About Jamila J. Hakam

Jamila J. Hakam is an independent researcher in Linguistics, Social Science and Environmental Studies. She has an MA in English Linguistics from Birmingham City University, UK, and BAs in Anthropology and Development Studies from Brown University, USA. Jamila’s interest in environmental issues and community involvement has been a life-long one. She enjoys hiking and is also an avid amateur birder.

Waste Management Perspectives for Oman

Globalization and modernization have led to increased consumption among the Omani population. Reportedly, the average Omani household throws away one-third of the food it purchases. Conspicuous consumption fuelled by peer pressure and effective advertising brings more goods and products into the home than the family members can actually make use of. And along with the increase in merchandise comes a lot of extra packaging. Product packaging now accounts for the bulk of what is thrown into household rubbish bins. The urge to keep pace with what one’s neighbours, relatives and peers acquire means higher rates of consumption: a new mobile … Continue reading

Waste Management Awareness in Oman: A Pilot Study

The four Rs (reduce, reuse, repurpose, and recycle) of waste management have not yet entered the everyday discourse of Oman, but does this mean that they are not part of everyday life in Oman? We think the people of Oman can help us to answer this question. To get a first-hand understanding of the degree of waste management awareness in Oman, a pilot study was designed, a questionnaire was prepared, and in a series of interviews with individual Omanis we recorded their responses.  Insights into the Survey The questionnaire covered household consumption habits, food waste and other household waste, and awareness of … Continue reading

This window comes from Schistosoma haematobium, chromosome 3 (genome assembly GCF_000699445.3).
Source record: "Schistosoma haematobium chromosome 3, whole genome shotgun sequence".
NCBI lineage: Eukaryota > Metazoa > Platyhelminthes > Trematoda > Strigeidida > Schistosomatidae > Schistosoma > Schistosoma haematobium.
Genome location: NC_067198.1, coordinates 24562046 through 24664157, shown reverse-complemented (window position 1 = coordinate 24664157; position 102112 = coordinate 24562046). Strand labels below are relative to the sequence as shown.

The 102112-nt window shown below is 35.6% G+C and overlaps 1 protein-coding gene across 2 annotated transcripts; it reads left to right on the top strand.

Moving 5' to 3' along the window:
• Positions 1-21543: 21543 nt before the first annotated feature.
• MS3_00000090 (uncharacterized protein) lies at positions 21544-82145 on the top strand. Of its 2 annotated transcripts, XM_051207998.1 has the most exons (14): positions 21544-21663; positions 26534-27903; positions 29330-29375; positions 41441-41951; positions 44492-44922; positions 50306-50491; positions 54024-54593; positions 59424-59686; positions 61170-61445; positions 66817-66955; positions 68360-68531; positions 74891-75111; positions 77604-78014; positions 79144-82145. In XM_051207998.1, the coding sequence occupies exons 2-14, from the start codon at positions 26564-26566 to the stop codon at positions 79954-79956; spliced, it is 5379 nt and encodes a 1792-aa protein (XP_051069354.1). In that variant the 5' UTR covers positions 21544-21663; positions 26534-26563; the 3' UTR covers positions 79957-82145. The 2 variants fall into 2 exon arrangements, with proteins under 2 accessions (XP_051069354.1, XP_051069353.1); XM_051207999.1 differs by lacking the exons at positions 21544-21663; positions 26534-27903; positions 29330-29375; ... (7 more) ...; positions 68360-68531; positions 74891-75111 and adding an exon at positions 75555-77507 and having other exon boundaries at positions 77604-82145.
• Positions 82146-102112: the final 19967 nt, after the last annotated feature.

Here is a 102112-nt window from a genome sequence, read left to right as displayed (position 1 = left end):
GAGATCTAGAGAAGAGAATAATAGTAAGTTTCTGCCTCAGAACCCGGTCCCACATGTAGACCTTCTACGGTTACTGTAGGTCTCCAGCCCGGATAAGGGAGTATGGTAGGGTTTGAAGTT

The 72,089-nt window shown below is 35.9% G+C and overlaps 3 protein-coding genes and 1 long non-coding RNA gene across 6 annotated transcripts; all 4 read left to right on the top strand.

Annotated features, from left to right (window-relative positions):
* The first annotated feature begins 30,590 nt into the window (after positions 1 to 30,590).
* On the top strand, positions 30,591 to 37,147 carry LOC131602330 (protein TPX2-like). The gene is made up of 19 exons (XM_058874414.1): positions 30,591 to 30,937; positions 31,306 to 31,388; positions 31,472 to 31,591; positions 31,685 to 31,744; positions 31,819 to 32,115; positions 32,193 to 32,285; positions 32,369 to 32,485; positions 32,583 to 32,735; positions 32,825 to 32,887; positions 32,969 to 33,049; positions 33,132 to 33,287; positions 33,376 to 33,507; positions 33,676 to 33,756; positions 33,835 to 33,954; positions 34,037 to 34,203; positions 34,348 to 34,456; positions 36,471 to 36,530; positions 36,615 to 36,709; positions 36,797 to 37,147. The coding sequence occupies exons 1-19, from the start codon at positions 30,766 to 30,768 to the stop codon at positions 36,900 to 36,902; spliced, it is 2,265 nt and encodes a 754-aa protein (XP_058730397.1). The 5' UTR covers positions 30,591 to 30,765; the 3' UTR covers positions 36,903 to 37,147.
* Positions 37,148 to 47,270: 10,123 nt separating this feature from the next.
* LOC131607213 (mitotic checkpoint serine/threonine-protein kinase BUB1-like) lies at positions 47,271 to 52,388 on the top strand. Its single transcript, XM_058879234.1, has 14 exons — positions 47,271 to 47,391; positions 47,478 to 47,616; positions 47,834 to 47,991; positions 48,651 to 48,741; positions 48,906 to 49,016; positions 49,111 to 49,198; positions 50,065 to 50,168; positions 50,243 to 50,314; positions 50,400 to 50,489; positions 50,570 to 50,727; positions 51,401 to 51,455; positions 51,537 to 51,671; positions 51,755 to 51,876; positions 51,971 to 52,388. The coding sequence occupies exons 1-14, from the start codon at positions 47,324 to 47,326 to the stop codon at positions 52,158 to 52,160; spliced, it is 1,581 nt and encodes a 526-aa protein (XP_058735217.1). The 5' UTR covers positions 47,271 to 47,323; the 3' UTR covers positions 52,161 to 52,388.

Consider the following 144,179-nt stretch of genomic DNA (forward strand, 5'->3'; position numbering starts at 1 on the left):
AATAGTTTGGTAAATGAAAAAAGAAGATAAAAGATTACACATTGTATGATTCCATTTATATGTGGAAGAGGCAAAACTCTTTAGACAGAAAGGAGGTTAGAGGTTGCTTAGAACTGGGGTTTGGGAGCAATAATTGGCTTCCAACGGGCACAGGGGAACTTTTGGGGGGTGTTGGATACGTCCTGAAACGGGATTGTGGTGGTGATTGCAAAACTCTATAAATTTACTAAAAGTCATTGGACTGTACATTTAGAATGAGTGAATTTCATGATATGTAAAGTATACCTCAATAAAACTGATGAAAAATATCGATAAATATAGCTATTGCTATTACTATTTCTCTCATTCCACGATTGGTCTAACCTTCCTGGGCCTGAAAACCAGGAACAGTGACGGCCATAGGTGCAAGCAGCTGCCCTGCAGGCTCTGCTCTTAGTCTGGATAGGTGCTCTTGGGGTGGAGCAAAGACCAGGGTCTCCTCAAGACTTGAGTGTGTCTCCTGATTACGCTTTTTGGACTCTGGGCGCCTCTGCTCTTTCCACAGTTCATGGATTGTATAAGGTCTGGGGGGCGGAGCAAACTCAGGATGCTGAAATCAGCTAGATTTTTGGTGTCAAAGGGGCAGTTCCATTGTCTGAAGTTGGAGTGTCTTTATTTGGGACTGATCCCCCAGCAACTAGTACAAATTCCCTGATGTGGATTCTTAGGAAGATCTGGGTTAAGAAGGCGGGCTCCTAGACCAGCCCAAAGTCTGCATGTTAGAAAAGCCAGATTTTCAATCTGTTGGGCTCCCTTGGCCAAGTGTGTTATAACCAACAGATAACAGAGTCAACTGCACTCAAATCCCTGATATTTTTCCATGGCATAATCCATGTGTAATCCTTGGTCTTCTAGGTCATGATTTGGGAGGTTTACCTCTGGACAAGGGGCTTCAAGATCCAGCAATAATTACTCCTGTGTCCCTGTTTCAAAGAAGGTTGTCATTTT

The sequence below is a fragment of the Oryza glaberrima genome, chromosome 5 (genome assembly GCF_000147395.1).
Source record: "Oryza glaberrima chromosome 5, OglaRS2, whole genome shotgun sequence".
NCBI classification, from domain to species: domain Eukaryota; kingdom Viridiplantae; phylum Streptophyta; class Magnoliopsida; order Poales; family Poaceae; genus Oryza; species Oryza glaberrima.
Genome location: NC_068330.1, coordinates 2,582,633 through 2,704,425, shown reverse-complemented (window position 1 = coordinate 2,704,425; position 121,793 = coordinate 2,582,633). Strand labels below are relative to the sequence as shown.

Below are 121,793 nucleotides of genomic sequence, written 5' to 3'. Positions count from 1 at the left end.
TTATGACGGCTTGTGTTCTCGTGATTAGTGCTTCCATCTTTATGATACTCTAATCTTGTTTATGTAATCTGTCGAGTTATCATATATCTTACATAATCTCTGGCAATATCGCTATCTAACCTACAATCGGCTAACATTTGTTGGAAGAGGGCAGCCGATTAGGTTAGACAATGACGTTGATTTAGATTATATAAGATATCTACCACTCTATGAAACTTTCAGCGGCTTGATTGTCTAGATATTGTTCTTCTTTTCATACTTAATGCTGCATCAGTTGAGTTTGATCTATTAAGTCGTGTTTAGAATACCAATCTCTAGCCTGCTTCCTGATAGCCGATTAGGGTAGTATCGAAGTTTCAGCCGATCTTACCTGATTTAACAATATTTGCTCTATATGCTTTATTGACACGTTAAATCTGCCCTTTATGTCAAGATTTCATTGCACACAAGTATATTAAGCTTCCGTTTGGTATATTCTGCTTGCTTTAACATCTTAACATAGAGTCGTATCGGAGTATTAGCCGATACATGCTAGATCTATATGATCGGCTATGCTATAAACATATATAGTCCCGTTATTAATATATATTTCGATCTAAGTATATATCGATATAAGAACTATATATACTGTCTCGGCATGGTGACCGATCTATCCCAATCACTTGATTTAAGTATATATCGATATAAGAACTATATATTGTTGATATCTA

Attitudes towards Waste Management – The Case in Oman

Responses to the Oman waste management questionnaire were interesting, enlightening, and often unexpected. The Omani interviewees gave thoughtful answers and additional insights and opinions that stemmed from their sociocultural backgrounds as well as from their individual experiences. Often, statements and assertions from these respondents were found to be corroborated by evidence from other types of research, such as the study on the composition of refuse found in dumpsites in Muscat, or the feeding habits of camels cited earlier. Food waste On the topic of food waste, respondents generally had a strong belief that such waste was immoral. When asked about … Continue reading

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